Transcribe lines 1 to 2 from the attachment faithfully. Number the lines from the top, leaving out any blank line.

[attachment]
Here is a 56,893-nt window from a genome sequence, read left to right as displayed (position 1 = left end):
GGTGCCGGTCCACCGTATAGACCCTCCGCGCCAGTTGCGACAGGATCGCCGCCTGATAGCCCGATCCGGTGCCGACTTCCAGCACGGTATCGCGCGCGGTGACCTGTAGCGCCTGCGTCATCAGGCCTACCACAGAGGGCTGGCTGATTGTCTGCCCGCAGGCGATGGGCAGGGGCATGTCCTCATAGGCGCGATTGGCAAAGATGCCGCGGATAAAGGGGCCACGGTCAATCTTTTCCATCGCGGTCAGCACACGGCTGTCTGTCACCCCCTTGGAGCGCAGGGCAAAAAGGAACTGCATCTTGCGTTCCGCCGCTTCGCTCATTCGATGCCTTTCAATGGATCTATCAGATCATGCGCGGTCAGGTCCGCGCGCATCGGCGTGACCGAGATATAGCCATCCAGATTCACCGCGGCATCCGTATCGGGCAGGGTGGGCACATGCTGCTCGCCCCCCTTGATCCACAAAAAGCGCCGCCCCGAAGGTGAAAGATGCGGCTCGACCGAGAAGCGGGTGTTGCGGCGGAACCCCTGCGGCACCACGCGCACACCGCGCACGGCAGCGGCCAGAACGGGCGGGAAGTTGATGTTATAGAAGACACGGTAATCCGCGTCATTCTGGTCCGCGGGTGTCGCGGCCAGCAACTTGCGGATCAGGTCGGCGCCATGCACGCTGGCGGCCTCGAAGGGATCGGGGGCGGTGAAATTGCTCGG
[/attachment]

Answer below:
Here is a 56,893-nt window from a genome sequence, read left to right as displayed (position 1 = left end):
GGTGCCGGTCCACCGTATAGACCCTCCGCGCCAGTTGCGACAGGATCGCCGCCTGATAGCCCGATCCGGTGCCGACTTCCAGCACGGTATCGCGCGCGGTGACCTGTAGCGCCTGCGTCATCAGGCCTACCACAGAGGGCTGGCTGATTGTCTGCCCGCAGGCGATGGGCAGGGGCATGTCCTCATAGGCGCGATTGGCAAAGATGCCGCGGATAAAGGGGCCACGGTCAATCTTTTCCATCGCGGTCAGCACACGGCTGTCTGTCACCCCCTTGGAGCGCAGGGCAAAAAGGAACTGCATCTTGCGTTCCGCCGCTTCGCTCATTCGATGCCTTTCAATGGATCTATCAGATCATGCGCGGTCAGGTCCGCGCGCATCGGCGTGACCGAGATATAGCCATCCAGATTCACCGCGGCATCCGTATCGGGCAGGGTGGGCACATGCTGCTCGCCCCCCTTGATCCACAAAAAGCGCCGCCCCGAAGGTGAAAGATGCGGCTCGACCGAGAAGCGGGTGTTGCGGCGGAACCCCTGCGGCACCACGCGCACACCGCGCACGGCAGCGGCCAGAACGGGCGGGAAGTTGATGTTATAGAAGACACGGTAATCCGCGTCATTCTGGTCCGCGGGTGTCGCGGCCAGCAACTTGCGGATCAGGTCGGCGCCATGCACGCTGGCGGCCTCGAAGGGATCGGGGGCGGTGAAATTGCTCGG